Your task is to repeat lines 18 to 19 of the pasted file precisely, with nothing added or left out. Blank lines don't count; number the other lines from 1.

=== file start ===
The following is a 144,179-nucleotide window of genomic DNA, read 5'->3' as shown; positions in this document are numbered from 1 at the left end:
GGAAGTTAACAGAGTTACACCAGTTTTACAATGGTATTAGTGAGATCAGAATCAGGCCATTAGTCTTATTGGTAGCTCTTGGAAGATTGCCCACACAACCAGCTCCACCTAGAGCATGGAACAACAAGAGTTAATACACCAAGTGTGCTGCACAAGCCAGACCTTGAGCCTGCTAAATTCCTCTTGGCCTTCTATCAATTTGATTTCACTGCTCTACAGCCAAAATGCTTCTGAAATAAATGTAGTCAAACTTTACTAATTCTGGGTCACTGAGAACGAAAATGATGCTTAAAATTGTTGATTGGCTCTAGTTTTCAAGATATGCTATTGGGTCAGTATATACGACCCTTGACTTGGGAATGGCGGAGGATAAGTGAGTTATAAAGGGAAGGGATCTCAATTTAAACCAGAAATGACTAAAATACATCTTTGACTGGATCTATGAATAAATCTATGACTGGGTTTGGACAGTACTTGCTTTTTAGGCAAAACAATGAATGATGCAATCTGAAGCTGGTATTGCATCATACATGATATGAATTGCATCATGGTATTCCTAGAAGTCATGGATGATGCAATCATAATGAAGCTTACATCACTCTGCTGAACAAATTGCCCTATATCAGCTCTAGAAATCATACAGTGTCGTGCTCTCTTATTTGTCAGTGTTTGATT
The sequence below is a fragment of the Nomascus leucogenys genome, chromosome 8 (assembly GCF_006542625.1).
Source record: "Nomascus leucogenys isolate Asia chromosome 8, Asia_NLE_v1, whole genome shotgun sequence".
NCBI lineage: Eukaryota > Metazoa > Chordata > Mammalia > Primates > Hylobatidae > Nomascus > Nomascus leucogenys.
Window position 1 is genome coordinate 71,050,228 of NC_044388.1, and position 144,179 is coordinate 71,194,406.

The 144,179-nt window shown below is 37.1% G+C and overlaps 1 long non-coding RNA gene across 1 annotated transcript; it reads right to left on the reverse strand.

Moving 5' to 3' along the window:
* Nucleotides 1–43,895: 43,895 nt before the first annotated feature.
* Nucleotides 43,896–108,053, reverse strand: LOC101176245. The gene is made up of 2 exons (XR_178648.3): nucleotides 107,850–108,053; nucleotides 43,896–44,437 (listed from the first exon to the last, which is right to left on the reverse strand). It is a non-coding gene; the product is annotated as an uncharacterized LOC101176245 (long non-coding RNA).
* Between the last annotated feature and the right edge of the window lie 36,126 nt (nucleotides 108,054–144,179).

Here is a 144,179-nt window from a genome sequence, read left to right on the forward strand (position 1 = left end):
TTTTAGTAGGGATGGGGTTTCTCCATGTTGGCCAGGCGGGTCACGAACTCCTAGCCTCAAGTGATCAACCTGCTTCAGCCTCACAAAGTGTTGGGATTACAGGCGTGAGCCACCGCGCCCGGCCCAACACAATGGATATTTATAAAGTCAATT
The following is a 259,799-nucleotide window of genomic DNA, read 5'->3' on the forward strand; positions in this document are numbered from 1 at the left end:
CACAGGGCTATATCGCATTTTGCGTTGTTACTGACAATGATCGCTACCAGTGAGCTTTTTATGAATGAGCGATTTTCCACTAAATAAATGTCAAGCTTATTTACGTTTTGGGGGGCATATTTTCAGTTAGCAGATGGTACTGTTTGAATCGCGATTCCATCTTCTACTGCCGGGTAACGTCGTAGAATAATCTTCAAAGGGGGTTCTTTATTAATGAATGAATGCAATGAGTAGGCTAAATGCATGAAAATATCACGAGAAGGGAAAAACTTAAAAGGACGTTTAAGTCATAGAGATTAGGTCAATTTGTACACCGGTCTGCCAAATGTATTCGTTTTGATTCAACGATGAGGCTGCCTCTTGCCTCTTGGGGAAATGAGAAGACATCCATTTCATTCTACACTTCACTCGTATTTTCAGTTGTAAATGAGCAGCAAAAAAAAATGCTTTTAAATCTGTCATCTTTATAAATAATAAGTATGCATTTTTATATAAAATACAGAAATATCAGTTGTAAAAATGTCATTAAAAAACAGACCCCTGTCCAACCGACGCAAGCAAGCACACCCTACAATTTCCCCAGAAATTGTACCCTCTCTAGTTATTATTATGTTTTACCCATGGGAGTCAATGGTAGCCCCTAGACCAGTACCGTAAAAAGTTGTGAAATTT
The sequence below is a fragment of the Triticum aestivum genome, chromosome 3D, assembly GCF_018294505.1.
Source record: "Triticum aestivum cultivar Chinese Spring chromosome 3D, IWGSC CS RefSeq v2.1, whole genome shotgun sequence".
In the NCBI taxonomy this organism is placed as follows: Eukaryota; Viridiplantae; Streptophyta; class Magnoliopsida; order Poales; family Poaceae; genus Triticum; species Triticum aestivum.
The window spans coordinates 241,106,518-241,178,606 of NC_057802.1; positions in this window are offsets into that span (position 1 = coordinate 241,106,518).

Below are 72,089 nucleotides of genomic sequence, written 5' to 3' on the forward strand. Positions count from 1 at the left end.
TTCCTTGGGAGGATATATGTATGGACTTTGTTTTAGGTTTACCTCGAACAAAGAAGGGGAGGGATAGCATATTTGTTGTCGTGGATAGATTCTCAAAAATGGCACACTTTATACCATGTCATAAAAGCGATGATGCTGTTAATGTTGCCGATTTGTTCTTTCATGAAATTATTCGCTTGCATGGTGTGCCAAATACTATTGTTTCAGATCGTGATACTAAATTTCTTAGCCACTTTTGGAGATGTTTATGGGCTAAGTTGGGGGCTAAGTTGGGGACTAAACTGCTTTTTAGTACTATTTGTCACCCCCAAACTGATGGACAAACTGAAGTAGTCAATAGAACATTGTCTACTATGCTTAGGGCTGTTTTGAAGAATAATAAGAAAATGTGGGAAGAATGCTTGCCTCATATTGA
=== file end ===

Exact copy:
In the NCBI taxonomy this organism is placed as follows: Eukaryota; Viridiplantae; Streptophyta; class Magnoliopsida; order Poales; family Poaceae; genus Triticum; species Triticum aestivum.
The window spans coordinates 241,106,518-241,178,606 of NC_057802.1; positions in this window are offsets into that span (position 1 = coordinate 241,106,518).